And yet, even as classes like Goldenberg’s are filled to capacity all over America, hundreds of thousands of U.S. factories are starving for skilled workers. Throughout the campaign, President Obama lamented the so-called skills gap and referenced a study claiming that nearly 80 percent of manufacturers have jobs they can’t fill. Mitt Romney made similar claims. The National Association of Manufacturers estimates that there are roughly 600,000 jobs available for whoever has the right set of advanced skills.

The secret behind this skills gap is that it’s not a skills gap at all. I spoke to several other factory managers who also confessed that they had a hard time recruiting in-demand workers for $10-an-hour jobs. “It’s hard not to break out laughing,” says Mark Price, a labor economist at the Keystone Research Center, referring to manufacturers complaining about the shortage of skilled workers. “If there’s a skill shortage, there has to be rises in wages,” he says. “It’s basic economics.” After all, according to supply and demand, a shortage of workers with valuable skills should push wages up. Yet according to the Bureau of Labor Statistics, the number of skilled jobs has fallen and so have their wages.

Goldenberg, who has taught for more than 20 years, is already seeing it up close. Few of his top students want to work in factories for current wages.

It’s easy to understand every perspective in this drama. Manufacturers, who face increasing competition from low-wage countries, feel they can’t afford to pay higher wages. Potential workers choose more promising career paths. “It’s individually rational,” says Howard Wial, an economist at the Brookings Institution who specializes in manufacturing employment.

Situation in a Nutshell

  • Companies cannot afford to pay so much that they lose money.
  • Companies would rather invest in technology and robots to reduce the need for labor, than to pay workers more money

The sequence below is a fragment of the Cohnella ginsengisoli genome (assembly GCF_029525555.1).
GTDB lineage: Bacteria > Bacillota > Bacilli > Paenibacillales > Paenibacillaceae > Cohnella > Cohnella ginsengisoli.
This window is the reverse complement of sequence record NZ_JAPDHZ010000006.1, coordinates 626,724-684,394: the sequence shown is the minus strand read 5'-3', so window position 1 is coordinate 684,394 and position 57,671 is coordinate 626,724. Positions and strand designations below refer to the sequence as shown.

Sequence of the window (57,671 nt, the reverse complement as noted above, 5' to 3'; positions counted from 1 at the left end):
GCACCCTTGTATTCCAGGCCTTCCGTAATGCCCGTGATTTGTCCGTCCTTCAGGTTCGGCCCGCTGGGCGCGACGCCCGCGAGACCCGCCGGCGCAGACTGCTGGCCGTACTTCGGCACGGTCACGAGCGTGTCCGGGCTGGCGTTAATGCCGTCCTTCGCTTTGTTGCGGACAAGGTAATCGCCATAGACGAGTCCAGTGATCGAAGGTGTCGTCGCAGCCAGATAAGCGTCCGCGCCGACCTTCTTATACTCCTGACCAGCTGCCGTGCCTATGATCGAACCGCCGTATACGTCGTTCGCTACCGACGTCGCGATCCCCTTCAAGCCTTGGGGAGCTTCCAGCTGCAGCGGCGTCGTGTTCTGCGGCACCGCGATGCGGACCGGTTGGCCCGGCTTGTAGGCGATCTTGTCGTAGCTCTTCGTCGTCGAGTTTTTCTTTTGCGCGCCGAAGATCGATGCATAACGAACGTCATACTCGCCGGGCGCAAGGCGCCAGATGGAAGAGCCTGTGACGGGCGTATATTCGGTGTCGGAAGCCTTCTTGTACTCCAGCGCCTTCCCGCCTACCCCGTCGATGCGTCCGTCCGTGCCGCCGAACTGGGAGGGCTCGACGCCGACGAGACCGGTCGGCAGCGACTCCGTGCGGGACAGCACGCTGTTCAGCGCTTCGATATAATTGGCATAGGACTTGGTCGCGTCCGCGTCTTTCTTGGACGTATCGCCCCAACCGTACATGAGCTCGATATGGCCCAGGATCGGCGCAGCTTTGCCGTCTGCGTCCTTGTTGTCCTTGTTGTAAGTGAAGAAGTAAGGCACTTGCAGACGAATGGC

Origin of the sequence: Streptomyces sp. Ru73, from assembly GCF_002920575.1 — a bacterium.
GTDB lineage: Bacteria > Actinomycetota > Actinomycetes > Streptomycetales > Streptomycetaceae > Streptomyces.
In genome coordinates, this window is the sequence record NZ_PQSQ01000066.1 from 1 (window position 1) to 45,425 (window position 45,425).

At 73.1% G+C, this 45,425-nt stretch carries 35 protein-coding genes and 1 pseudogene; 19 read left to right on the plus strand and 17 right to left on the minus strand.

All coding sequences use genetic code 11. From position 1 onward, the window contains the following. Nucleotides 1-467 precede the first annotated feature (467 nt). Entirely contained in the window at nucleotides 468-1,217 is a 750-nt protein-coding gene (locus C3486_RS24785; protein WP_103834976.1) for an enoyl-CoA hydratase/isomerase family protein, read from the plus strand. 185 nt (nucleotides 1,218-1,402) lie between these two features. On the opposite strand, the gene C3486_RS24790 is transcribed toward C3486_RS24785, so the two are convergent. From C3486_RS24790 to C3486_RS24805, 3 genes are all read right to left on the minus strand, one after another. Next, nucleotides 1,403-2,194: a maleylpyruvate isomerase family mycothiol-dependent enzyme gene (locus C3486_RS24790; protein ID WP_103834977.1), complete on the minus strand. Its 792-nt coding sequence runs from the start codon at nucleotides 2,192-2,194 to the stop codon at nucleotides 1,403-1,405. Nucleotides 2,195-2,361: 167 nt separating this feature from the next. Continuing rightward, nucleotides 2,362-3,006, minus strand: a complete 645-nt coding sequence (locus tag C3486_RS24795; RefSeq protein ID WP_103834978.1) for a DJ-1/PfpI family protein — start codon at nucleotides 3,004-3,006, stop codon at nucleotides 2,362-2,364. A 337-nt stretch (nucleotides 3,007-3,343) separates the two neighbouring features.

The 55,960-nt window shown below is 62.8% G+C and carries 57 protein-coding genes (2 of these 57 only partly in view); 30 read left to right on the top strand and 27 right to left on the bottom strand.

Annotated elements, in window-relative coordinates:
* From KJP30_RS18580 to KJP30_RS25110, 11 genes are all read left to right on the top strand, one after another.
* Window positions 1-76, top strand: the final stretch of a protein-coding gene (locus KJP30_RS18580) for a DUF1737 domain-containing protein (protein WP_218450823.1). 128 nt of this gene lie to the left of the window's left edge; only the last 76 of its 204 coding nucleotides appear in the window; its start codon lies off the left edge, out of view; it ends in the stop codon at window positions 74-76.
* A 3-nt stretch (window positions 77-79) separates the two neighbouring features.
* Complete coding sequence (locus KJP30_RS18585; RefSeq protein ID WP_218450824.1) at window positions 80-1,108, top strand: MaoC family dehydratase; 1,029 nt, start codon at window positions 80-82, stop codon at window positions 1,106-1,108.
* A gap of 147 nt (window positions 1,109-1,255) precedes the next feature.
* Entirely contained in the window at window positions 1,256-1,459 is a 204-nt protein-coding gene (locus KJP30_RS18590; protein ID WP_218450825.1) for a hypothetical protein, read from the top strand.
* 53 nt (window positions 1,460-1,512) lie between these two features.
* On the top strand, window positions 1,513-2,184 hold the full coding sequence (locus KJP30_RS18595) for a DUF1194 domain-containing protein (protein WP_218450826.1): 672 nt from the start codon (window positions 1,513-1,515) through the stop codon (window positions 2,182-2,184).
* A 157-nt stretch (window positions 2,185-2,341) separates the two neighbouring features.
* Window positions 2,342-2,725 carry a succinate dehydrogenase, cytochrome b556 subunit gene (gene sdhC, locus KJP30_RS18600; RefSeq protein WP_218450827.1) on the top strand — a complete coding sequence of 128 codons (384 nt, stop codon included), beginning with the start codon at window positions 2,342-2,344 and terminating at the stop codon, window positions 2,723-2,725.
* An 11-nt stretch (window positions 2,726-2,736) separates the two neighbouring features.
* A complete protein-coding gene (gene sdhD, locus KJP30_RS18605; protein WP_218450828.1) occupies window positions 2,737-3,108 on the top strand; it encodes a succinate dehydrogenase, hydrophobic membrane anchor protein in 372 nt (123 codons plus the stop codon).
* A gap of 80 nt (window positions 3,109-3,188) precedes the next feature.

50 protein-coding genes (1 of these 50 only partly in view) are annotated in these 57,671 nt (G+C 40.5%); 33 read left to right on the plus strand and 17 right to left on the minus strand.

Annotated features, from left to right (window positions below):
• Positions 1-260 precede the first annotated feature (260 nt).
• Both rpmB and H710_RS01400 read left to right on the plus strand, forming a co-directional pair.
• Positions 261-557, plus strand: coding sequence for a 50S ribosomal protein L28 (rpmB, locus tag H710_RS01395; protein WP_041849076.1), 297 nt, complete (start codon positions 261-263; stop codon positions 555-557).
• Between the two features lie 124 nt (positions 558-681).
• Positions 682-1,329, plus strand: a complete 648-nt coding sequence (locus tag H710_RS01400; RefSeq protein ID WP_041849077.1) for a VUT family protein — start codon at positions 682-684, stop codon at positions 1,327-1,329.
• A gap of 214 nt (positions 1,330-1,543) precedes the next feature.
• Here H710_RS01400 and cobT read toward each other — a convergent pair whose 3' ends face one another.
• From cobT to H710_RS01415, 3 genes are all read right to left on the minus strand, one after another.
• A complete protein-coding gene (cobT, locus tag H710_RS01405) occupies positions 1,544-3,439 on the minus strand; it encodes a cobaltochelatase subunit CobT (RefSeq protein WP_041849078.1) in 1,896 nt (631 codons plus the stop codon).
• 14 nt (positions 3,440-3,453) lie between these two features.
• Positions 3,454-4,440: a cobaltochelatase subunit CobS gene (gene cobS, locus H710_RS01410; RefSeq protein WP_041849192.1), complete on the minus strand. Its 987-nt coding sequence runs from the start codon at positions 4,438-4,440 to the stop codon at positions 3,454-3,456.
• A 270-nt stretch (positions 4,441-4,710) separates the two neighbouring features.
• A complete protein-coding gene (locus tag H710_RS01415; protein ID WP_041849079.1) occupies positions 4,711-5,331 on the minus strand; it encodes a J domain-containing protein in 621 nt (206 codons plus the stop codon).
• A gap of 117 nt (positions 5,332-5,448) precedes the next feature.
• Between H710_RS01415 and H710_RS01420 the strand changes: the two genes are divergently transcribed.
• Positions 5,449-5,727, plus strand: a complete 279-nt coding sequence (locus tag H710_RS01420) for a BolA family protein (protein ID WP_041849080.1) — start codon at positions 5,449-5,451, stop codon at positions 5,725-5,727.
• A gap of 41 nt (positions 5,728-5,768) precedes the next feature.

• A shift manager at McDonald's can make $14 an hour, comparable to what manufacturing jobs pay
  • Union wages and benefits are a major problem

High Cost of Education

The problem is actually quite a bit deeper. Given the preposterously high cost of education in the US, students graduate from college with an expectation they need to make more than they can to pay off student debt.

The same holds true (and even more so) for those going back to school as well as those attending for profit colleges such as the University of Phoenix.

Here are a few eye openers:

Education Bubble: Student Loan Debt Passes Credit Card Debt, Expected to Hit $1 Trillion

Debt for Diploma Schemes: Debt for Diploma Schemes and the Cookie Monster Principle

Off-Balance-Sheet Budget Fraud: Budget Deficit Accounting Fraud and the Off-Balance-Sheet Student Loan Scam; Time to Scrap Entire Student Loan Program

Pell Grant Debt Zombies: For Profit Schools Turn Students Into Debt Zombies; It's Time To Kill The Entire Pell Grant Program

Buried in Debt: Subprime Goes to College; Students Buried in Debt; Who is to Blame?

Living Wage Nonsense

Keynesian and Monetarist clowns conclude that wages are not high enough. The masses lament for "living wages".

The problem is not that wages are too low, but rather costs are too high. Ben Bernanke, president Obama, union sympathizers and other misguided fools seek to drive wages up.